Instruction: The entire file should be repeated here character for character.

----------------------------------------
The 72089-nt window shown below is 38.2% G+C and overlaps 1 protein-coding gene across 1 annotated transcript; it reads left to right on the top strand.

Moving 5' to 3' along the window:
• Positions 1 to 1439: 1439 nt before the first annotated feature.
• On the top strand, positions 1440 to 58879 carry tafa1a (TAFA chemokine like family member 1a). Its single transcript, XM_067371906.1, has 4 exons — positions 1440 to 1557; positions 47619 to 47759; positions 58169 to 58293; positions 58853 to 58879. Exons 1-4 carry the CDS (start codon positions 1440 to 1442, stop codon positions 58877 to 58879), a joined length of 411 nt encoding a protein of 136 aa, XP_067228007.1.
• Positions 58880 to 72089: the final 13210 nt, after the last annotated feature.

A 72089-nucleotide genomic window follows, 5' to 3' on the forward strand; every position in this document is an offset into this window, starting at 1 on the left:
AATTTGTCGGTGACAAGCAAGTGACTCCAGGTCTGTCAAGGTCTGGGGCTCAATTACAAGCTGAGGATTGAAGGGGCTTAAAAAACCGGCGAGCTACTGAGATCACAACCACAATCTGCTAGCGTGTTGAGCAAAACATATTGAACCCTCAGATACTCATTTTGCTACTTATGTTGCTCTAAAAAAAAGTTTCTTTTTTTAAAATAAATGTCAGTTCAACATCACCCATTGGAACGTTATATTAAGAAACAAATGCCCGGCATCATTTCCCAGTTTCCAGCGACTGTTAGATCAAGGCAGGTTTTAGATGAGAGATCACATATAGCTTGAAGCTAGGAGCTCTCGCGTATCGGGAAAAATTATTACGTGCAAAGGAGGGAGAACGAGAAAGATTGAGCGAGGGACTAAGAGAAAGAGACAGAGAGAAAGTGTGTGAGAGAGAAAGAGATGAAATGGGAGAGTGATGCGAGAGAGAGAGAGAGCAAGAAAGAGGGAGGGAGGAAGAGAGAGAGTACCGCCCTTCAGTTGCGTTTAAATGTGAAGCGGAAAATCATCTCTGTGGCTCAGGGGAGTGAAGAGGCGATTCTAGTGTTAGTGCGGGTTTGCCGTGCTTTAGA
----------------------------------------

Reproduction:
The 72089-nt window shown below is 38.2% G+C and overlaps 1 protein-coding gene across 1 annotated transcript; it reads left to right on the top strand.

Moving 5' to 3' along the window:
• Positions 1 to 1439: 1439 nt before the first annotated feature.
• On the top strand, positions 1440 to 58879 carry tafa1a (TAFA chemokine like family member 1a). Its single transcript, XM_067371906.1, has 4 exons — positions 1440 to 1557; positions 47619 to 47759; positions 58169 to 58293; positions 58853 to 58879. Exons 1-4 carry the CDS (start codon positions 1440 to 1442, stop codon positions 58877 to 58879), a joined length of 411 nt encoding a protein of 136 aa, XP_067228007.1.
• Positions 58880 to 72089: the final 13210 nt, after the last annotated feature.

A 72089-nucleotide genomic window follows, 5' to 3' on the forward strand; every position in this document is an offset into this window, starting at 1 on the left:
AATTTGTCGGTGACAAGCAAGTGACTCCAGGTCTGTCAAGGTCTGGGGCTCAATTACAAGCTGAGGATTGAAGGGGCTTAAAAAACCGGCGAGCTACTGAGATCACAACCACAATCTGCTAGCGTGTTGAGCAAAACATATTGAACCCTCAGATACTCATTTTGCTACTTATGTTGCTCTAAAAAAAAGTTTCTTTTTTTAAAATAAATGTCAGTTCAACATCACCCATTGGAACGTTATATTAAGAAACAAATGCCCGGCATCATTTCCCAGTTTCCAGCGACTGTTAGATCAAGGCAGGTTTTAGATGAGAGATCACATATAGCTTGAAGCTAGGAGCTCTCGCGTATCGGGAAAAATTATTACGTGCAAAGGAGGGAGAACGAGAAAGATTGAGCGAGGGACTAAGAGAAAGAGACAGAGAGAAAGTGTGTGAGAGAGAAAGAGATGAAATGGGAGAGTGATGCGAGAGAGAGAGAGAGCAAGAAAGAGGGAGGGAGGAAGAGAGAGAGTACCGCCCTTCAGTTGCGTTTAAATGTGAAGCGGAAAATCATCTCTGTGGCTCAGGGGAGTGAAGAGGCGATTCTAGTGTTAGTGCGGGTTTGCCGTGCTTTAGA